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Megha Kansra
Megha is a contributing columnist for the Fort Bend Star.
She is a junior student at Stephen F. Austin High School-FBISD.

This column expresses the personal opinions/views of the writer. If you would like to express your opinions/views regarding the column, write a SIGNED letter to the editor. Name can be withheld by request with a valid day time phone number.

I think it all started with my thinking that hedonism was counterintuitive. Like, wouldn’t pleasure-seeking be more effective if an individual didn’t actively go looking for pleasure? Seeking pleasure seems to take out the leisure aspect of it all. And it seems to devalue any pleasure one may actually end up finding.

But then, I started to think of how we – students – tend to satiate hedonist tendencies in order to decipher some sort of pattern. I mean, this would be the only way I’d be able to gauge whether people generally tend to actively pick up things they enjoy or whether they just seem to happen to them.

The first thing that struck me was...FOOD. High school students have insane cravings for food and innate abilities to sink into a dish with hearty abandon. Honestly, I believe that food is a funny method of escapism; the activity of eating requires no advanced mental processes, no real pondering. Just simple lift and consume mechanism.

The next most obvious example is video gaming. Countless students have mastered the art of keeping their eyes glued fixedly at a glaring, noisy screen for hours on end. Level to level, move after move, they remain transfixed. Really, what better way to escape than into the pixilated abyss of a video game? There are some superficial goals and targets to reach, some robust main characters to take up the guises of, and some loud apex of annoying, gaming sounds to outdo, but, really, it’s the paragon of purposeful pointlessness. Brilliant.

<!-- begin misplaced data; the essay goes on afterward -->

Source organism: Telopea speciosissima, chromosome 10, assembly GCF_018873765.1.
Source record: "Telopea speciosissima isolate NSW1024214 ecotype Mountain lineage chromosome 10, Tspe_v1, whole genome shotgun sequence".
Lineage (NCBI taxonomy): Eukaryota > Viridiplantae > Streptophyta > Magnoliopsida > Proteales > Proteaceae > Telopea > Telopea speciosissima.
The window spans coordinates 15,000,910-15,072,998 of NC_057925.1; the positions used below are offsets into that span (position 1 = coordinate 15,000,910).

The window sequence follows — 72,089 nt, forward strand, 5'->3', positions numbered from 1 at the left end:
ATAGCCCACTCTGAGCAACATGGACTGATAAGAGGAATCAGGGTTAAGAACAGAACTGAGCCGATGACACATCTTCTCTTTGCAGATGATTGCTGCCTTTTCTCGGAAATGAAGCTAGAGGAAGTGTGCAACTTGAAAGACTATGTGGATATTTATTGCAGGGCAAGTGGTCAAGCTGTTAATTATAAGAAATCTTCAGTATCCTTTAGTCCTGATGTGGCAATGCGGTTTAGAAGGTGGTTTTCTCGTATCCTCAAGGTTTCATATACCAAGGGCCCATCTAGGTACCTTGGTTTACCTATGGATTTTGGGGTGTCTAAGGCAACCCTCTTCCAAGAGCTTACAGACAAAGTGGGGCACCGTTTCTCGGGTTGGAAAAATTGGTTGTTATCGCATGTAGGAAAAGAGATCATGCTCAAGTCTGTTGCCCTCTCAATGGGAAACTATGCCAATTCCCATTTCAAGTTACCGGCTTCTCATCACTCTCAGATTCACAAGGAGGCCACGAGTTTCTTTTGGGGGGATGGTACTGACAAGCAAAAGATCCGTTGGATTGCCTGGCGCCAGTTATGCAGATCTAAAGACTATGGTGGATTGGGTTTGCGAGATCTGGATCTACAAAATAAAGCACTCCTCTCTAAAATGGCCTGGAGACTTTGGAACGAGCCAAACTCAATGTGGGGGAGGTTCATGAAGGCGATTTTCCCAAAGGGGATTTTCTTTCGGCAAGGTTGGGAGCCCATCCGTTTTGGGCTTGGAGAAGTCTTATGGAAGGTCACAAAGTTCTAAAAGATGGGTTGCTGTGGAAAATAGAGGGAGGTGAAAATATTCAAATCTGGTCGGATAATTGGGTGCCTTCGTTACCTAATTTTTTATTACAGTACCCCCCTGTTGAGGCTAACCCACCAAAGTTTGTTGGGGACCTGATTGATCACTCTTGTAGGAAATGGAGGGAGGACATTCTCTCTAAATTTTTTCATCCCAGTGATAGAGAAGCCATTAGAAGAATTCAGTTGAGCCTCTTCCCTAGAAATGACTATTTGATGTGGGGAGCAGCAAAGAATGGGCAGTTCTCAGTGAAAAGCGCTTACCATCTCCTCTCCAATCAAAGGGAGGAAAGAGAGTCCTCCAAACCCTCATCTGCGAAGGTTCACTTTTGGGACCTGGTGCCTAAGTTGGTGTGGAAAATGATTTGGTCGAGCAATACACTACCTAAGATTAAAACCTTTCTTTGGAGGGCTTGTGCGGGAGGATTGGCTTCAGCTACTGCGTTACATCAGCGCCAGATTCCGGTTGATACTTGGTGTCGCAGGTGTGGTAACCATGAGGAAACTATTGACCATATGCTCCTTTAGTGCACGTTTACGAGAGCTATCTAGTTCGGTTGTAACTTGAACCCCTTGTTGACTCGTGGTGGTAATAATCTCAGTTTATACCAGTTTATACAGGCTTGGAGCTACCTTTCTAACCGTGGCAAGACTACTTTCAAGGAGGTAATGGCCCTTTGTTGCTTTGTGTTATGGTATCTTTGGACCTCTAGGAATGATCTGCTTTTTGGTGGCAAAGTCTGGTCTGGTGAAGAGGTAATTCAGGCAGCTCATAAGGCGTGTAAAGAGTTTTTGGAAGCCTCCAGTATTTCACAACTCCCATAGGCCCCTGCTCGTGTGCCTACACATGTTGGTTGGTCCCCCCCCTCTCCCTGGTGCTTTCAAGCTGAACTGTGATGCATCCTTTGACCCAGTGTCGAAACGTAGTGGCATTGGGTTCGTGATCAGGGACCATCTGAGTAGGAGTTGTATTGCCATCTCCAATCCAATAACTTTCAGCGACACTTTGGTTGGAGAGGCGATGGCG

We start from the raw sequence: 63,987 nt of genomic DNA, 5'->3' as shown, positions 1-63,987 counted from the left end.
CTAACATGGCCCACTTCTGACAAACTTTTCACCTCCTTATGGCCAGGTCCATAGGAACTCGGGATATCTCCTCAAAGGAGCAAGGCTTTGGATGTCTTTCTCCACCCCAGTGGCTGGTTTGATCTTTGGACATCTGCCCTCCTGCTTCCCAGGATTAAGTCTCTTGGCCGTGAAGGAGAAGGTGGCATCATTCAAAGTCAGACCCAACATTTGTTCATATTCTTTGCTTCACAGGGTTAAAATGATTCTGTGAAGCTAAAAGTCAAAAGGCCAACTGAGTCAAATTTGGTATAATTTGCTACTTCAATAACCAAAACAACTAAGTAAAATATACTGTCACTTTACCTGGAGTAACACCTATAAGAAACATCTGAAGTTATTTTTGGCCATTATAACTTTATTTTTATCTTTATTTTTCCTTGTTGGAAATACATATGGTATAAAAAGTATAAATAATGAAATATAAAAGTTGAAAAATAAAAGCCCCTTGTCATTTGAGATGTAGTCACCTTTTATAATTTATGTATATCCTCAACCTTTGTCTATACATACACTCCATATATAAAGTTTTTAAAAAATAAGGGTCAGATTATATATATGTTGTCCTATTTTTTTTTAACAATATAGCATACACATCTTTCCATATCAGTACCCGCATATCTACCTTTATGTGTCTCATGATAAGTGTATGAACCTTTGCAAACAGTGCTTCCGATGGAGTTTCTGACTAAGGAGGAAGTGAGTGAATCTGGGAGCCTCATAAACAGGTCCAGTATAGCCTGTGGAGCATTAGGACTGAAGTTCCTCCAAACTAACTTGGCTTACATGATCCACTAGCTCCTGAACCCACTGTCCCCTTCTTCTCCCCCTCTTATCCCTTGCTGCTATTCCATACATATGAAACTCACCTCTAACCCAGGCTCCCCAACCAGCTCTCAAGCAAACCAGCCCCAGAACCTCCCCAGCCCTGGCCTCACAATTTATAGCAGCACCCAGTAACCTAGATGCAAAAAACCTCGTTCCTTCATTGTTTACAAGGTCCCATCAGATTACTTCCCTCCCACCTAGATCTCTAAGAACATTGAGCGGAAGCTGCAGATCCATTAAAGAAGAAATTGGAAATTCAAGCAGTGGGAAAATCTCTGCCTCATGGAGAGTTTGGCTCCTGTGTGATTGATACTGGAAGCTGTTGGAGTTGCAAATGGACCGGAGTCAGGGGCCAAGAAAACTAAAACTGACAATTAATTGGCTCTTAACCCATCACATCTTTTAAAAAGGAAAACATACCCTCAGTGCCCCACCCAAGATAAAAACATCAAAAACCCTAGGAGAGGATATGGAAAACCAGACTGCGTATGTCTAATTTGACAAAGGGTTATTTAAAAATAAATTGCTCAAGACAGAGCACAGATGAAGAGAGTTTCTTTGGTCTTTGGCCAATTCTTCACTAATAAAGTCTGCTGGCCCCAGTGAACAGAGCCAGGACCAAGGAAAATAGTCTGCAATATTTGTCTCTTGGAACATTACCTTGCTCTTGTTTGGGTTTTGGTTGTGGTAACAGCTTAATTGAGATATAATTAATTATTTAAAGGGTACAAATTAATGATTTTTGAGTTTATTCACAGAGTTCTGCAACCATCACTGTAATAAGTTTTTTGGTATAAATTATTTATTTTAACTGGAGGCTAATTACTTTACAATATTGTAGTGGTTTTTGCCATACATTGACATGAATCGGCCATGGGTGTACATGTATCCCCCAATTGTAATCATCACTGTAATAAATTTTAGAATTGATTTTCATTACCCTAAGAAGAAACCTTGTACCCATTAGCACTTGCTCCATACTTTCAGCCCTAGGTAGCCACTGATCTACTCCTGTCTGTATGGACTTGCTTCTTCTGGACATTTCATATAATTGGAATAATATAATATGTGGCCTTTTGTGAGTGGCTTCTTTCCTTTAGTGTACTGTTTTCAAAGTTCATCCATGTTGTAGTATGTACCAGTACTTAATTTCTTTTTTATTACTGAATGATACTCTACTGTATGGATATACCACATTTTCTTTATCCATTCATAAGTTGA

And then there’s music. If the most fitting music is selected, one can drown happily in symphonic waves. Yes, music is a great outlet, as you can turn it up as loud as necessary to muffle the sounds of the surrounding world.

But, again, none of this requires any thought. It’s pure escapism. These pleasures parade under various names: pastimes, hobbies, whims, guilty pleasures, indulgences, and cravings. But really, these are just labels made to mask the reality of a proactive choice to indulge, to seek pleasure. The labels try to make said activities appear involuntary, as though some magnetic field binds an individual to it.

So what does it mean, really, if in a time when ignorance is rampant, that life’s sensuous pleasures trump the intellectual wonderment in individuals, the desire to think actively? People seek to escape increasingly, without any real contingent spike in pressure or obligations. So the whole deal can’t be connected necessarily to things like stress. And it isn’t necessarily just a rise in notions that people should “be themselves” and give in to their inner gluttons.

Maybe people can’t always reconcile their idea of life with reality. Maybe they feel that something about real life is revolting, or at least disconcerting. After all, we as people have a definite proclivity to form life in our own image, try to shape people and things around us the way that we want them, and then feel critical if something doesn’t work.

So escapism works. Not just as an actual escape from duress, ennui, or worry. But also as a method to ensure that the simple world we want to dip into exists somewhere.

Megha is a contributing columnist for the Fort Bend Star.
She is a junior student in FBISD.

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   Last Update:  September 07, 2006